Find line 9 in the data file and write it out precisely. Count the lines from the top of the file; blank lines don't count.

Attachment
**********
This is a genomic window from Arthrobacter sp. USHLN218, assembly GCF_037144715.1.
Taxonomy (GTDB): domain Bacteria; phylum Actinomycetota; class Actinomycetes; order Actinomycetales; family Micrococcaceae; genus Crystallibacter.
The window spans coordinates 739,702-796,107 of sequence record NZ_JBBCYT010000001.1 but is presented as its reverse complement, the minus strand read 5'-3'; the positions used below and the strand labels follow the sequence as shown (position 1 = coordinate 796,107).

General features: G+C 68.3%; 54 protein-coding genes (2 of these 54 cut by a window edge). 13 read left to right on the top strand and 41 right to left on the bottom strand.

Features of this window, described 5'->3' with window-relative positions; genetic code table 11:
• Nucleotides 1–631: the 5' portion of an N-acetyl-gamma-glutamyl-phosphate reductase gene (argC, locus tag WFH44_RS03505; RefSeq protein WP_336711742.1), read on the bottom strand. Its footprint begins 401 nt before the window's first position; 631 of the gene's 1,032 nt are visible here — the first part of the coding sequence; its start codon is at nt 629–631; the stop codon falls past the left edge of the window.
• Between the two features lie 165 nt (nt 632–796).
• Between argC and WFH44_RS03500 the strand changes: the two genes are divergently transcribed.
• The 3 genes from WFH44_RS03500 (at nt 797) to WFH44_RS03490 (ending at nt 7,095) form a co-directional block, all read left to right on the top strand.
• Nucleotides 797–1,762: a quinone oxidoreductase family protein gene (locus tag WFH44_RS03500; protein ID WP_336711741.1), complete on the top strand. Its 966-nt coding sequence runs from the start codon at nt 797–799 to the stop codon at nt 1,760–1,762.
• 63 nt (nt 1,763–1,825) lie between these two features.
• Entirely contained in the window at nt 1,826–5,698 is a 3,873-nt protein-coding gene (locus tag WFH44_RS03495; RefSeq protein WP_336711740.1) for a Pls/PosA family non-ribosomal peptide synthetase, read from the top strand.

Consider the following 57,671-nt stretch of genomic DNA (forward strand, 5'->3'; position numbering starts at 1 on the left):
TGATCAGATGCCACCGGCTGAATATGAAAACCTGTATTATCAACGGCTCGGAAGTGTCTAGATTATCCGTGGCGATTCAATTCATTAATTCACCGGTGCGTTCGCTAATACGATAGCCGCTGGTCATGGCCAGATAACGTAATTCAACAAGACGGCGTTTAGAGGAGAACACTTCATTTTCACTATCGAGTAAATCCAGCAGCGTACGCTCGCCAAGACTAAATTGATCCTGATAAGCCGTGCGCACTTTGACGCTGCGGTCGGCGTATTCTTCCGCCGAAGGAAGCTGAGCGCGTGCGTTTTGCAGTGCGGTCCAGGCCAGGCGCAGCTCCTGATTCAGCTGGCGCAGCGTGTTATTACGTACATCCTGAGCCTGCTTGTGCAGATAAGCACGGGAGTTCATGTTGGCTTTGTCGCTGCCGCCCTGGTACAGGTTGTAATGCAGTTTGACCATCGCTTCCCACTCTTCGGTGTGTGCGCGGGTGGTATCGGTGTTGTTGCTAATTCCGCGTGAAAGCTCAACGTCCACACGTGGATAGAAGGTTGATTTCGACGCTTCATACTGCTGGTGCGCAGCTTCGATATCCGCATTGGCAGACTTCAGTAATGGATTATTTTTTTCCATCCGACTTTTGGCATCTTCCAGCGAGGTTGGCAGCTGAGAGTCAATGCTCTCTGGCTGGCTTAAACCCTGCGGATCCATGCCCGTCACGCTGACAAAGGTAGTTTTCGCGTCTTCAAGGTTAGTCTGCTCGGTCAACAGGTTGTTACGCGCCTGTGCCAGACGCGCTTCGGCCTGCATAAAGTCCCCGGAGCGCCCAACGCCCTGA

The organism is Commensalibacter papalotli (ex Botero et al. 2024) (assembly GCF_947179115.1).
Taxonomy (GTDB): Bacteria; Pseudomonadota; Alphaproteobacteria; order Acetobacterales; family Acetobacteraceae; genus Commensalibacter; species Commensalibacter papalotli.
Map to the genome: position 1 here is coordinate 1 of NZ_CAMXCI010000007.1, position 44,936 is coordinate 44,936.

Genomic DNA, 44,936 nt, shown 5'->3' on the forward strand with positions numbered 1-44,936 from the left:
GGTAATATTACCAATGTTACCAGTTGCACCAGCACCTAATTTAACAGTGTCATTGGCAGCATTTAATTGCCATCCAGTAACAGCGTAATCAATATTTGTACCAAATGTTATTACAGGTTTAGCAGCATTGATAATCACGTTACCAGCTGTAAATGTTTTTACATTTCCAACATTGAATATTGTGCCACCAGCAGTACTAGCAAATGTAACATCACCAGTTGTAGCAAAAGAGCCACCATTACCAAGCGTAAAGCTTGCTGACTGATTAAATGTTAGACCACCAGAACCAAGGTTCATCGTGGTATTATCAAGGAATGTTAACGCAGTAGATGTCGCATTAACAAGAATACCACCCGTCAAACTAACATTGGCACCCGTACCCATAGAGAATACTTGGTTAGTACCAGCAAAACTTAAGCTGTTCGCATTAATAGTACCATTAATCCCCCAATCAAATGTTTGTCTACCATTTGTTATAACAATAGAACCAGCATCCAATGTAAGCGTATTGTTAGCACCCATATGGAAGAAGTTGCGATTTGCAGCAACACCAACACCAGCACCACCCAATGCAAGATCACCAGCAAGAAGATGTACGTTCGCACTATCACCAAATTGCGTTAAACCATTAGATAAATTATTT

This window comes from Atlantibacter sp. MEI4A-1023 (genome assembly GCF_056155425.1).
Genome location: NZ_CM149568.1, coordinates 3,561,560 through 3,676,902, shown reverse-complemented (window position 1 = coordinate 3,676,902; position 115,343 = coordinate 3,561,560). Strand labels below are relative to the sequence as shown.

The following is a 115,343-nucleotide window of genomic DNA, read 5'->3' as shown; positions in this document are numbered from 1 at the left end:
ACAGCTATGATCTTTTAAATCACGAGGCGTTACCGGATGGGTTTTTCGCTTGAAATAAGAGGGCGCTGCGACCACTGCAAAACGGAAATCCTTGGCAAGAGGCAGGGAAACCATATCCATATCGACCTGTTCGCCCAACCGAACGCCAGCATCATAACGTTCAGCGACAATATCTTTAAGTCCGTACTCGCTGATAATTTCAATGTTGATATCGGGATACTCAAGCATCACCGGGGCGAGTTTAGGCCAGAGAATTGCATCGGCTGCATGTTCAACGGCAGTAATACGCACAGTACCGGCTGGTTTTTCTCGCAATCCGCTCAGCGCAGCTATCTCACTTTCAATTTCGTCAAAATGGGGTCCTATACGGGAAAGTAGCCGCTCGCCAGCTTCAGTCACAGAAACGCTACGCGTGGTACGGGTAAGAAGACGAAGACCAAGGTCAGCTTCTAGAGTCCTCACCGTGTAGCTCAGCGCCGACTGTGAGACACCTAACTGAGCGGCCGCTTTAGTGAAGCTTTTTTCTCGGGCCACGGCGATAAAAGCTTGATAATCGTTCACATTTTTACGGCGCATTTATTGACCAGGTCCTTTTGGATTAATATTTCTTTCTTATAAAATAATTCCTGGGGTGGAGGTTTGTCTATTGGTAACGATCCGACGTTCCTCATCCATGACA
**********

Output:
• The 3 genes from WFH44_RS03500 (at nt 797) to WFH44_RS03490 (ending at nt 7,095) form a co-directional block, all read left to right on the top strand.